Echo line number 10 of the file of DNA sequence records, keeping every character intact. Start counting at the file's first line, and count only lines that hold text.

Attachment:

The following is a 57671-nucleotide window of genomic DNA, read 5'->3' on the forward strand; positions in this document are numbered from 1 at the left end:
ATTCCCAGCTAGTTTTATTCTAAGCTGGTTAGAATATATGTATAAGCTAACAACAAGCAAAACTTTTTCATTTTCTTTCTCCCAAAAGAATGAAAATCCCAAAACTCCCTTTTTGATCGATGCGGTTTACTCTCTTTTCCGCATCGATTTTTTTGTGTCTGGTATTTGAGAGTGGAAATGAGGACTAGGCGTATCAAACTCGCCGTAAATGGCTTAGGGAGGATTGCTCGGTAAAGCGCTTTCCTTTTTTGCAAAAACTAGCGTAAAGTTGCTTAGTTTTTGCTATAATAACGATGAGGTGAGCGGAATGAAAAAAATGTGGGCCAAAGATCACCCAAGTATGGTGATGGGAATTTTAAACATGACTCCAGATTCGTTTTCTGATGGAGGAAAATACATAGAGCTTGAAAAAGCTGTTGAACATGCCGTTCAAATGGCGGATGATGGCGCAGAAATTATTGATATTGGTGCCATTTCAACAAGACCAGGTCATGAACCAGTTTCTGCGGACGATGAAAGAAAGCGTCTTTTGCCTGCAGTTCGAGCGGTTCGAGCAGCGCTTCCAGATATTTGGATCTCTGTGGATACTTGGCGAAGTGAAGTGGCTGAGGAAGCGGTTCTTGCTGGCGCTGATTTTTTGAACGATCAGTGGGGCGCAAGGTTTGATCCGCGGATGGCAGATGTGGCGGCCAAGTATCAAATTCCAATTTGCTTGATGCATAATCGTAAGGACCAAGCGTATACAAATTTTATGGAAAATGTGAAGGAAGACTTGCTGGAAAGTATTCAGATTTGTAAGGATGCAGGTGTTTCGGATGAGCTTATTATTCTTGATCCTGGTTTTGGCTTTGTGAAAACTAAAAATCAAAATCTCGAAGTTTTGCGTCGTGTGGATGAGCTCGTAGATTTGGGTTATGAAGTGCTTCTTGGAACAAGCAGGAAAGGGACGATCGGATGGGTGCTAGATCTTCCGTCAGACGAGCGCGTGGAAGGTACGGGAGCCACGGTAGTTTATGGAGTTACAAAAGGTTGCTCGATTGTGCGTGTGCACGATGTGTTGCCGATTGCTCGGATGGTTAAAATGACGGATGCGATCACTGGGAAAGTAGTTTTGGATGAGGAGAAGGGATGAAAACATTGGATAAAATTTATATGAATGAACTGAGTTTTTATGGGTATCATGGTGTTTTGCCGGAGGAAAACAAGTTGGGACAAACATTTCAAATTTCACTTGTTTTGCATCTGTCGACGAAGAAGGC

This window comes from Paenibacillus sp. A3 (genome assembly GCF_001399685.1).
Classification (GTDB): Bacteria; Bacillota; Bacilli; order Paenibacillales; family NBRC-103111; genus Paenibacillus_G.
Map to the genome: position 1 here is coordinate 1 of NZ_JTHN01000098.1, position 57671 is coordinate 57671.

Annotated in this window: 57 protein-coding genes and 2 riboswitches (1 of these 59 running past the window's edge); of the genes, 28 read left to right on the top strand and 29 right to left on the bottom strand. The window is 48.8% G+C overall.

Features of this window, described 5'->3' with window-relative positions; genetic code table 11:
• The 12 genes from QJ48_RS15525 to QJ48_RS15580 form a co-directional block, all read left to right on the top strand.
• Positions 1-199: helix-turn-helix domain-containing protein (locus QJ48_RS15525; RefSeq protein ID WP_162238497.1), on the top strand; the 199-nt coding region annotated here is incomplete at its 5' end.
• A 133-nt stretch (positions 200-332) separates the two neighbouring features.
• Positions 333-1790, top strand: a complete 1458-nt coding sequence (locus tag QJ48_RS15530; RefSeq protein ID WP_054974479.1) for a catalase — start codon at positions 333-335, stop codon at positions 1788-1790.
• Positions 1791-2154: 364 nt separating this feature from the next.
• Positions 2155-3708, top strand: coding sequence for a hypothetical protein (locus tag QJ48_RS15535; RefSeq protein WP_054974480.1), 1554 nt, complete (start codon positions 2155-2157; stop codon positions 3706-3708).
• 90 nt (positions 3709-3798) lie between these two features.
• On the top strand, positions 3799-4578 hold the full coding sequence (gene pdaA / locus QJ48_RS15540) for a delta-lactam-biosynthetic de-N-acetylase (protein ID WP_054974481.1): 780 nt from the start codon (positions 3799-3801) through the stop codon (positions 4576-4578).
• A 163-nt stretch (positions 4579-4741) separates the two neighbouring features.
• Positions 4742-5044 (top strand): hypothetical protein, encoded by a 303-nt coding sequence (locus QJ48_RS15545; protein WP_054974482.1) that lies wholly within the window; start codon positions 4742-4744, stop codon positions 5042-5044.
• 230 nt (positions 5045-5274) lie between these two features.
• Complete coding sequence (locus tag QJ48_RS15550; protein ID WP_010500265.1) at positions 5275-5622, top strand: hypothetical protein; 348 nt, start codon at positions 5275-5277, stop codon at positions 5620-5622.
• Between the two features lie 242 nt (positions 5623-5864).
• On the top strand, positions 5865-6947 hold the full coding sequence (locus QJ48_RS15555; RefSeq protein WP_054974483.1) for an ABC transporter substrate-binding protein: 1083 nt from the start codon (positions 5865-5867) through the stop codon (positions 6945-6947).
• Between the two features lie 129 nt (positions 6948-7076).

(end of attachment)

• A 133-nt stretch (positions 200-332) separates the two neighbouring features.